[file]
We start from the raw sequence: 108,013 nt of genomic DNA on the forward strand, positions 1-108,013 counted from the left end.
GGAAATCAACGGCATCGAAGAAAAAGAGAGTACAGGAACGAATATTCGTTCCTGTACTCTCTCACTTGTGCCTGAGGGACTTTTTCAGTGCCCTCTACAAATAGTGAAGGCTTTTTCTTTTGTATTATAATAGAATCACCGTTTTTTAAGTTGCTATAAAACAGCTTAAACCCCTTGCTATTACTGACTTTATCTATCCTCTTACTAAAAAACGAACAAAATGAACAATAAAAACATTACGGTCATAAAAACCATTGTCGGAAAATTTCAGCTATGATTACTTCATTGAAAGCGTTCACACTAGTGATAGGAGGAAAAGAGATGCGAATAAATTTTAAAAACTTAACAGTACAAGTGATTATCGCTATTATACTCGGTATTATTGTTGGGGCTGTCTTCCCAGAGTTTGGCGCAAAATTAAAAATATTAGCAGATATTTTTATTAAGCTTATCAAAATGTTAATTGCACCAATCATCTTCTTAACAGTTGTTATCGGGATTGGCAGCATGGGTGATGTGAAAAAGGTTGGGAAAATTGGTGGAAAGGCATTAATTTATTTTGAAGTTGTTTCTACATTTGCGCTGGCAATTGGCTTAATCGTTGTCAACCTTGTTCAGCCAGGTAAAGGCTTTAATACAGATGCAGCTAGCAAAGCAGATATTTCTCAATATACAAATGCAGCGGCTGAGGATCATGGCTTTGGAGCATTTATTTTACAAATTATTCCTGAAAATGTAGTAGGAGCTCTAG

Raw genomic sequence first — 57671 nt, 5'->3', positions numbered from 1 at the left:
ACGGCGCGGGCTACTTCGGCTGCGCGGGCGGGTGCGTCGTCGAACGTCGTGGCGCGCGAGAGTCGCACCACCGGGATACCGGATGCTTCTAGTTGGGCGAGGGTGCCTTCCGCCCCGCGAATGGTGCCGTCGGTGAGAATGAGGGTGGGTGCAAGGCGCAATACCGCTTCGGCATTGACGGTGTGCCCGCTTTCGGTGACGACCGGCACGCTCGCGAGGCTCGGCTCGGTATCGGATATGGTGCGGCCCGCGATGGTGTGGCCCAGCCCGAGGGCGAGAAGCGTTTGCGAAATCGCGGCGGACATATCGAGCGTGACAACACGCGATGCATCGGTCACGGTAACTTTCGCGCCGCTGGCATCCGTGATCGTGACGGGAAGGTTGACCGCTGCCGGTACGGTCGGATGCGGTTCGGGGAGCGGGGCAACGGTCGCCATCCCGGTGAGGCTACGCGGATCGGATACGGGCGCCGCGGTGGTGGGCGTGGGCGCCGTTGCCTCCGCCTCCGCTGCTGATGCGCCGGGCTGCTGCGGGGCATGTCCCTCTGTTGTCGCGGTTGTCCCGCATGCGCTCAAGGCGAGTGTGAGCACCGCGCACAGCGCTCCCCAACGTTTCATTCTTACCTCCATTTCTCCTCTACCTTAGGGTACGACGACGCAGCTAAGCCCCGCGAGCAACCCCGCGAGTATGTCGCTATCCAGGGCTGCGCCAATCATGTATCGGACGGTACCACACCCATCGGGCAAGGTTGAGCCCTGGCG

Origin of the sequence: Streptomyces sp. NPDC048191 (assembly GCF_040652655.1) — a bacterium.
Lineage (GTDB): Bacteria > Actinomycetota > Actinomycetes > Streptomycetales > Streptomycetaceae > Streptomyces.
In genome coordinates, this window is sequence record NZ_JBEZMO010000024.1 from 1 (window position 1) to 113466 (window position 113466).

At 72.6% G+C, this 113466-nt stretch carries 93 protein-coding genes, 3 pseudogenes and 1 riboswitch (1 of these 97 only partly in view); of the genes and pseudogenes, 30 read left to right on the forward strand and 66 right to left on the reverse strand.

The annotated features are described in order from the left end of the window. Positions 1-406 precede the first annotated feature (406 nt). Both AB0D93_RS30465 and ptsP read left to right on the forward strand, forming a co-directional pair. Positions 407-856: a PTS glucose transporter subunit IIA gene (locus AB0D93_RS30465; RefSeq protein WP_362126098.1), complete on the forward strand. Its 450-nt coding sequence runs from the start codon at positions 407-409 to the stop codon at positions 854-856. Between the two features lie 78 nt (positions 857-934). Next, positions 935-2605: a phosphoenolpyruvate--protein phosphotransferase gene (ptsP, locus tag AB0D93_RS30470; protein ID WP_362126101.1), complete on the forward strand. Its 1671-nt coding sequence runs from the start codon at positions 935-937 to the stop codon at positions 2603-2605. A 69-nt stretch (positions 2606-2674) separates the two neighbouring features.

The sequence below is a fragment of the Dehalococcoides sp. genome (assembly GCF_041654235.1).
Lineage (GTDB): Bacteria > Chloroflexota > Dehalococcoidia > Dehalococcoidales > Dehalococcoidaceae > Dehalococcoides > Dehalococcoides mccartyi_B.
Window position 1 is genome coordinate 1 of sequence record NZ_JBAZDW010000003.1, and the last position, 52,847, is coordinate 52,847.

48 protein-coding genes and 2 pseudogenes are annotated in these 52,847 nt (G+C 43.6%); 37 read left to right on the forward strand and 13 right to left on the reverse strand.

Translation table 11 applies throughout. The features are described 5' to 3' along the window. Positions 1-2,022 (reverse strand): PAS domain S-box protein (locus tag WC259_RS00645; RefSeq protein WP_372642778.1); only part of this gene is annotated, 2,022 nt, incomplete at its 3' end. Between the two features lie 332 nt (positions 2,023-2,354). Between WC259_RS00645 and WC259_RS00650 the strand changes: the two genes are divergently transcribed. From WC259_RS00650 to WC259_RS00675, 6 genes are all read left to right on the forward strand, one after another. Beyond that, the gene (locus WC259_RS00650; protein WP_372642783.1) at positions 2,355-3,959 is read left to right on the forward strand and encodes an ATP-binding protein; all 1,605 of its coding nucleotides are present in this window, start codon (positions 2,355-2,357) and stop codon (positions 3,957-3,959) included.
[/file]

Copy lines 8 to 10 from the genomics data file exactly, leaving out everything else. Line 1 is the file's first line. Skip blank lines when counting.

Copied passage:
At 72.6% G+C, this 113466-nt stretch carries 93 protein-coding genes, 3 pseudogenes and 1 riboswitch (1 of these 97 only partly in view); of the genes and pseudogenes, 30 read left to right on the forward strand and 66 right to left on the reverse strand.

The annotated features are described in order from the left end of the window. Positions 1-406 precede the first annotated feature (406 nt). Both AB0D93_RS30465 and ptsP read left to right on the forward strand, forming a co-directional pair. Positions 407-856: a PTS glucose transporter subunit IIA gene (locus AB0D93_RS30465; RefSeq protein WP_362126098.1), complete on the forward strand. Its 450-nt coding sequence runs from the start codon at positions 407-409 to the stop codon at positions 854-856. Between the two features lie 78 nt (positions 857-934). Next, positions 935-2605: a phosphoenolpyruvate--protein phosphotransferase gene (ptsP, locus tag AB0D93_RS30470; protein ID WP_362126101.1), complete on the forward strand. Its 1671-nt coding sequence runs from the start codon at positions 935-937 to the stop codon at positions 2603-2605. A 69-nt stretch (positions 2606-2674) separates the two neighbouring features.

The sequence below is a fragment of the Dehalococcoides sp. genome (assembly GCF_041654235.1).